## Stream: new members

### Topic: fderiv and mv_polynomial

#### rtertr (Sonia) (Apr 01 2023 at 18:44):

Hello everyone,
I am trying to somehow transform ‖fderiv ℝ (λ (y : E'), ↑‖y‖ ^ 2) x‖ with variables {E' : Type*} [normed_add_comm_group E'] [inner_product_space ℝ E']  into something I can work with. At best, I can transform it into ‖(fderiv ℝ coe (‖x‖ ^ 2)).comp (bit0 (⇑(innerSL ℝ) x))‖. Is there a way to transform it into a mv_polynomial, or something else? Or perhaps a way to show it is bounded by some norms dependent on E' ? Any ideas would help :)

#### Moritz Doll (Apr 02 2023 at 10:12):

I think it suffices to show that you can bound the derivative by the norm and (deleted nonsense).

#### Moritz Doll (Apr 02 2023 at 10:54):

Am I right in assuming that this is for proving the Schwartz function bound for the Gaussian?

#### rtertr (Sonia) (Apr 02 2023 at 13:32):

Hello again,
Yes, I am indeed still working on that :smiling_face_with_tear:
I guess I could have something like ‖fderiv ℝ (λ (y : E'), ↑‖y‖ ^ 2) x‖ < 1+‖x‖ ^ 2 :thinking:

#### Moritz Doll (Apr 02 2023 at 13:52):

Having in mind that you want to apply this lemma from Sebastien's PR https://github.com/leanprover-community/mathlib/pull/18643/files#diff-1114505a9ffd6cfe324c241f491820d7cf97abc32c0894ade6b334af9e9ed929R2808
I would recommend on bounding the first derivative by 2 * (1+‖x‖).

#### Moritz Doll (Apr 02 2023 at 14:06):

by the way, this is what we call an #xy problem

#### rtertr (Sonia) (Apr 02 2023 at 14:09):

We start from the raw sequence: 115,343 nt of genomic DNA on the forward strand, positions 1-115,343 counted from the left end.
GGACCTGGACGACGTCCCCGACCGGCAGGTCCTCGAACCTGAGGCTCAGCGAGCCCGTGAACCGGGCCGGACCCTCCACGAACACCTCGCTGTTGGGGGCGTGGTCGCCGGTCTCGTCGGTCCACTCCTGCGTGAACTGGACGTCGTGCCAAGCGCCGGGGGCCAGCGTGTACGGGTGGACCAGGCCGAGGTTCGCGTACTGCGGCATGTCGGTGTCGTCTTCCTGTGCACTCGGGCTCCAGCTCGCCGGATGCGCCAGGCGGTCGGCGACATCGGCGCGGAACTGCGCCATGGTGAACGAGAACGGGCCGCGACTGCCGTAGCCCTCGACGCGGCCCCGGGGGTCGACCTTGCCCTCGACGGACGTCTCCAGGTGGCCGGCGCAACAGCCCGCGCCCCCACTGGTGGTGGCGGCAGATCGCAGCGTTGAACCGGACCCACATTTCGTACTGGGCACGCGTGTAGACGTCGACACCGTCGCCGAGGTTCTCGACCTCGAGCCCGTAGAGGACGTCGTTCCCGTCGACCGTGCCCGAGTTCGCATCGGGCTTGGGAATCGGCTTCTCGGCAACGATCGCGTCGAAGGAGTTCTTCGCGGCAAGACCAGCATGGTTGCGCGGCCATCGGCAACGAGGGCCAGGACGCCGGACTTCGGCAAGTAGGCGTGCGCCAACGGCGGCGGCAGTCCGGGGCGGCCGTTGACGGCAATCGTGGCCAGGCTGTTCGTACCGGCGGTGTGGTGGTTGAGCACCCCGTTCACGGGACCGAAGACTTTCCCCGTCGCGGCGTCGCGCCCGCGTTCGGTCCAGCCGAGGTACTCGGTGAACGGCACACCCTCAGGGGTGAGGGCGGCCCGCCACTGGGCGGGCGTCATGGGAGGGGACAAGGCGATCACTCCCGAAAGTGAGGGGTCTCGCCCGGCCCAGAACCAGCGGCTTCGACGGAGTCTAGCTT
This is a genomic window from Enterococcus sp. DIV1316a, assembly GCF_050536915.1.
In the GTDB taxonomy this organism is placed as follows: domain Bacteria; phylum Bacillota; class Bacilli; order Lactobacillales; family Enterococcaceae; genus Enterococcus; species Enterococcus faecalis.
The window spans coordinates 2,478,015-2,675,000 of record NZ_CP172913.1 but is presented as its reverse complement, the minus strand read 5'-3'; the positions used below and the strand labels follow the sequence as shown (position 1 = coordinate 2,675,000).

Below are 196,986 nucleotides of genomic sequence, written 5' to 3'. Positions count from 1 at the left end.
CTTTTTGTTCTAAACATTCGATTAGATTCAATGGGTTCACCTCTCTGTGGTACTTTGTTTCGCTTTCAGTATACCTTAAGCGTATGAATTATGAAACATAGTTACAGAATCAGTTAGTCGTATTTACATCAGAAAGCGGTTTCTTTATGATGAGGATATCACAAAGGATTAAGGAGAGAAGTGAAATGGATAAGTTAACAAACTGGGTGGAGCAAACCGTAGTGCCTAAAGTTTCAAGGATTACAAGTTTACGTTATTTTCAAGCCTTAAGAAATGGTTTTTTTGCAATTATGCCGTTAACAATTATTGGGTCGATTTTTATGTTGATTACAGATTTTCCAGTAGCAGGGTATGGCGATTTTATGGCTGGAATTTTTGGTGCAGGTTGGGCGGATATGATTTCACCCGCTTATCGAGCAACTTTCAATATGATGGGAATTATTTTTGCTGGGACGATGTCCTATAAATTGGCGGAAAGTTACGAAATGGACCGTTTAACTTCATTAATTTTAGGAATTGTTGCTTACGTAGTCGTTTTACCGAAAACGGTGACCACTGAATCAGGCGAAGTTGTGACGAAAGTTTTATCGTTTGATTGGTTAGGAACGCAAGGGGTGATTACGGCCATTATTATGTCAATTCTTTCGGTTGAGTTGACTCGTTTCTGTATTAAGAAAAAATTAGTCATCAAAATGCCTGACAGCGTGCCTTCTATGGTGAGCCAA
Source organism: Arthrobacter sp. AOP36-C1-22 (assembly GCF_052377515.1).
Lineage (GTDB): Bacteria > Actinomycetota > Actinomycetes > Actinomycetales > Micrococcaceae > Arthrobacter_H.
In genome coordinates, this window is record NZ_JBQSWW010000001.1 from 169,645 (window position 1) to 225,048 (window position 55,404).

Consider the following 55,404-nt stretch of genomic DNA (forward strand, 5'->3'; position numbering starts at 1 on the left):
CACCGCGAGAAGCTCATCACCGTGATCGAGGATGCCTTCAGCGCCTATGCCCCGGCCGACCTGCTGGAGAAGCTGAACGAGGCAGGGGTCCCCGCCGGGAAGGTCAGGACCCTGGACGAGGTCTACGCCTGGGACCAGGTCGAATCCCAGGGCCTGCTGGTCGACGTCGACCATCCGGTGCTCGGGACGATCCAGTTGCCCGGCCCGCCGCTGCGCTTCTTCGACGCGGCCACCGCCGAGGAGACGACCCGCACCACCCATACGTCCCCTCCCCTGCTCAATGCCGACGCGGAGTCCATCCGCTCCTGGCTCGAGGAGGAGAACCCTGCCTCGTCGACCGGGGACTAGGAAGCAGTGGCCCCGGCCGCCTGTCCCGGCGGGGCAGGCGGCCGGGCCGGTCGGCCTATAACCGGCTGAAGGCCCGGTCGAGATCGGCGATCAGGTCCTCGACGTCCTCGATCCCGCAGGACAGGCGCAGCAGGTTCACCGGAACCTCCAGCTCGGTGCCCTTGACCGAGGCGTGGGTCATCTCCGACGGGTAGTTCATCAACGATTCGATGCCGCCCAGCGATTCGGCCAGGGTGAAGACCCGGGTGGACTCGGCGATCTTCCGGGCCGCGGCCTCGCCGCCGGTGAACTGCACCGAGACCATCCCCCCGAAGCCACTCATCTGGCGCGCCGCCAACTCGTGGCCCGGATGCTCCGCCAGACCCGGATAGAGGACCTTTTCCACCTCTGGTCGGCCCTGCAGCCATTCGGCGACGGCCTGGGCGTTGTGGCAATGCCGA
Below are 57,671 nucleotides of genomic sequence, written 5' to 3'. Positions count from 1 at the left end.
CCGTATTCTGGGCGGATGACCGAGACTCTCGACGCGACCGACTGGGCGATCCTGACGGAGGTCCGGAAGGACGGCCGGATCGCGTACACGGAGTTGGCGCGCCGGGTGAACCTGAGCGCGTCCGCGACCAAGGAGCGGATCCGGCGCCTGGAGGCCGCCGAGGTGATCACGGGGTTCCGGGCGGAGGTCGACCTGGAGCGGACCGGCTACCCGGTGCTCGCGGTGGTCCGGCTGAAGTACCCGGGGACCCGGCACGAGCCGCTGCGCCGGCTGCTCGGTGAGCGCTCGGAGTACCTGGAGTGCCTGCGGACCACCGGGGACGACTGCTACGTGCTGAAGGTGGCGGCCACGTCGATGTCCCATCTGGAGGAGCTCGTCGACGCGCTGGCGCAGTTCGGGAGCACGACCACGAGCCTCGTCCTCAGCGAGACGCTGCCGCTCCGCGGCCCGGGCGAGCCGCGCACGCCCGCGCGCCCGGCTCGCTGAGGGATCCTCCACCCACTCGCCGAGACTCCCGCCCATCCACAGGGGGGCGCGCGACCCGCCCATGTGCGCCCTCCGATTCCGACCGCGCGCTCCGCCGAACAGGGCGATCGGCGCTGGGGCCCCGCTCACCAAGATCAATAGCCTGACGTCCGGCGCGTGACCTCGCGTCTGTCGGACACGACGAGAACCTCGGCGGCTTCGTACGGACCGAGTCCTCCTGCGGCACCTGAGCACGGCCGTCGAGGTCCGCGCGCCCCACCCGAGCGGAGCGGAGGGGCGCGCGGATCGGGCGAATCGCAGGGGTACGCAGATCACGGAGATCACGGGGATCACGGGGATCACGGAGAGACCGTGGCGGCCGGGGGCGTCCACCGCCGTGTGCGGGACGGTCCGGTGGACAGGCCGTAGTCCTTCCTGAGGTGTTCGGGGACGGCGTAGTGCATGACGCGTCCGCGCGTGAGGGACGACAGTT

I tried quite a bit with that lemma, but I concluded that since ∀ i, 1 ≤ i → i ≤ n → ‖iterated_fderiv 𝕜 i f x‖ ≤ D^i did not hold for i=1 when f = ‖x‖^2 then it would not really work.
But since I have ∃ (C : ℝ), ∀ (x : ?m_1), ‖↑‖x‖ ^ k * cexp (-a * ↑‖x‖ ^ 2)‖ ≤ C, I can make the proof work as long as I can show ‖fderiv ℝ (λ (y : E'), ↑‖y‖ ^ 2) x‖ is bounded by some form of summation a * ‖x‖^k, so for me it does not matter how big k or a is :)

#### Moritz Doll (Apr 02 2023 at 14:09):

The D is allowed to depend on x, but not on i.

#### rtertr (Sonia) (Apr 02 2023 at 14:12):

oh, I thought D had to be a constant? :)

#### Moritz Doll (Apr 02 2023 at 14:15):

if you look at the statement, first you have to give the theorem an x and then an D, so if you apply that theorem you choose D according to you choice of x.

#### Moritz Doll (Apr 02 2023 at 14:16):

Constants are overrated and usually depend on something :big_smile:

Last updated: Dec 20 2023 at 11:08 UTC